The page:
We are an independent agency that has been given the power to carry out our work through legislation.

The British Columbia Utilities Commission (BCUC) is primarily governed by the Utilities Commission Act and follows sections of the Clean Energy Act, Administrative Tribunals Act, Insurance Corporation Act, and Freedom of Information and Protection of Privacy Act. The BCUC also administers BC’s Fuel Price Transparency Act.

As an independent regulator, we have the authority to use discretion when carrying out our work.

When reviewing applications, the BCUC exercises this authority to consider Intervener evidence, submissions, Letters of Comment, and government policy, as long it is within the BCUC’s mandate.

Government Involvement

However, the BC government can participate in BCUC proceedings, establish new regulations, or provide direction that the BCUC must follow.

Participating in Proceedings

The BC government can intervene or submit a Letter of Comment in applications before the BCUC to put forward a particular viewpoint. Submissions could include a request that the BCUC consider a particular policy objective in a proceeding, for example.

Establishing Regulations

Regulations address the details and practical applications of the law. They contain specific guidelines, definitions, and details, and have the force of law. The legislation that governs the BCUC defines who (e.g. BC Cabinet or a Minister) can make new regulations or change existing regulations.

Providing Direction

Section 3(2) of the UCA allows the Lieutenant Governor in Council (i.e. BC Cabinet) to give directions instructing the BCUC on how to exercise its powers, perform its duties, or refrain from doing either, under the UCA. These directions are provided through an Order in Council (OIC), which directs the BCUC to take action or not take action on a specific task and can include a variety of directions.

View Government Actions

The table below includes all directions the BCUC has received from the BC government. These can be searched by the following types:

Regulations

Or change in regulation or legislation.

Inquiries

To explore public policy issues that require technical expertise and public input, issued under Section 5 of the UCA. The Order in Council (OIC) may contain terms of reference that define the scope and require that the BCUC hold public hearings and report its findings and recommendations to the BC government.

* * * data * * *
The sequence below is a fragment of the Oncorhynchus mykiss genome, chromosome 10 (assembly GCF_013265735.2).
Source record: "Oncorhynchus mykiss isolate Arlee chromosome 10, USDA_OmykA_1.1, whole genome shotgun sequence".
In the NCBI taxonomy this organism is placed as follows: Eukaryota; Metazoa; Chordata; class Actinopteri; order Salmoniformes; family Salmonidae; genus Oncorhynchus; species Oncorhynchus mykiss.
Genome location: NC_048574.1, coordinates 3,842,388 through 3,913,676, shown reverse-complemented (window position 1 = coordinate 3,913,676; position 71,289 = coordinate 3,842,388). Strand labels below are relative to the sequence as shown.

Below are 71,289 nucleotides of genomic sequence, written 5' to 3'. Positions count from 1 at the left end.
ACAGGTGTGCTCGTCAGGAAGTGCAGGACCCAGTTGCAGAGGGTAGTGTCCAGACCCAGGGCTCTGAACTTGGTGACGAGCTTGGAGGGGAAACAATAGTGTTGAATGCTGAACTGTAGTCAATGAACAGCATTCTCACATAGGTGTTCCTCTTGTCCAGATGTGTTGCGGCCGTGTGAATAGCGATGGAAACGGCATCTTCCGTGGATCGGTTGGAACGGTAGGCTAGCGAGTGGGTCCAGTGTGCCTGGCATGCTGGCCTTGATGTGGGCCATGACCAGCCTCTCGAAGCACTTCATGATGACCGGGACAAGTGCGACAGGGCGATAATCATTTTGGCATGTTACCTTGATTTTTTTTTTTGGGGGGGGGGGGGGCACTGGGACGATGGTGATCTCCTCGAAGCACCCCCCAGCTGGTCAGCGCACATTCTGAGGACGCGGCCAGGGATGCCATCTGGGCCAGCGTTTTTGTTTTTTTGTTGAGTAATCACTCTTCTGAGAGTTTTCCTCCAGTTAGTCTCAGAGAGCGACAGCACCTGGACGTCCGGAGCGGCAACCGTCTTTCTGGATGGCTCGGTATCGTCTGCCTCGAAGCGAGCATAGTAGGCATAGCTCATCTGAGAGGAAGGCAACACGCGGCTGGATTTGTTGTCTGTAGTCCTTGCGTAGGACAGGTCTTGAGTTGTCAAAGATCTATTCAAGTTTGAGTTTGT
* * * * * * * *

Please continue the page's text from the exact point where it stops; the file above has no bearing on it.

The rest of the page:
Exemptions

To exempt certain projects, organizations, expenditures, or programs from the BCUC’s review, which can be issued as an OIC or a Ministerial Order (MO).

Applications

To review only certain aspects of an application, minimize the scope of a hearing, or follow certain procedure to meet public policy objectives.


Entity Year Category Description Corresponding Documents Proceeding Page
FortisBC Energy Inc. 2017 Regulation The BC government by OIC 161 amended the Greenhouse Gas Reduction (Clean Energy) Regulation, which among other things, established Prescribed Undertakings 3.5, 3.6, 3.7, 3.8 and 3.9. Prescribed Undertakings 3.5, 3.6, 3.7, 3.8 and 3.9 include expenditures up to $5 million on feasibility and development costs in relation to shore-side assets and acquisition of renewal natural gas subject to certain price and volume caps; expenditures up to $5 million on feasibility and development costs in relation to shore-side assets; and acquisitions of renewal natural gas subject to certain price and volume caps.
FortisBC Energy Inc. 2017 Regulation The BC government by OIC 161 amended the Greenhouse Gas Reduction (Clean Energy) Regulation, which among other things, established Prescribed Undertakings 3.5, 3.6, 3.7, 3.8 and 3.9. Prescribed Undertakings 3.5, 3.6, 3.7, 3.8 and 3.9 include expenditures up to $5 million on feasibility and development costs in relation to shore-side assets and acquisition of renewal natural gas subject to certain price and volume caps; expenditures up to $5 million on feasibility and development costs in relation to shore-side assets; and acquisitions of renewal natural gas subject to certain price and volume caps.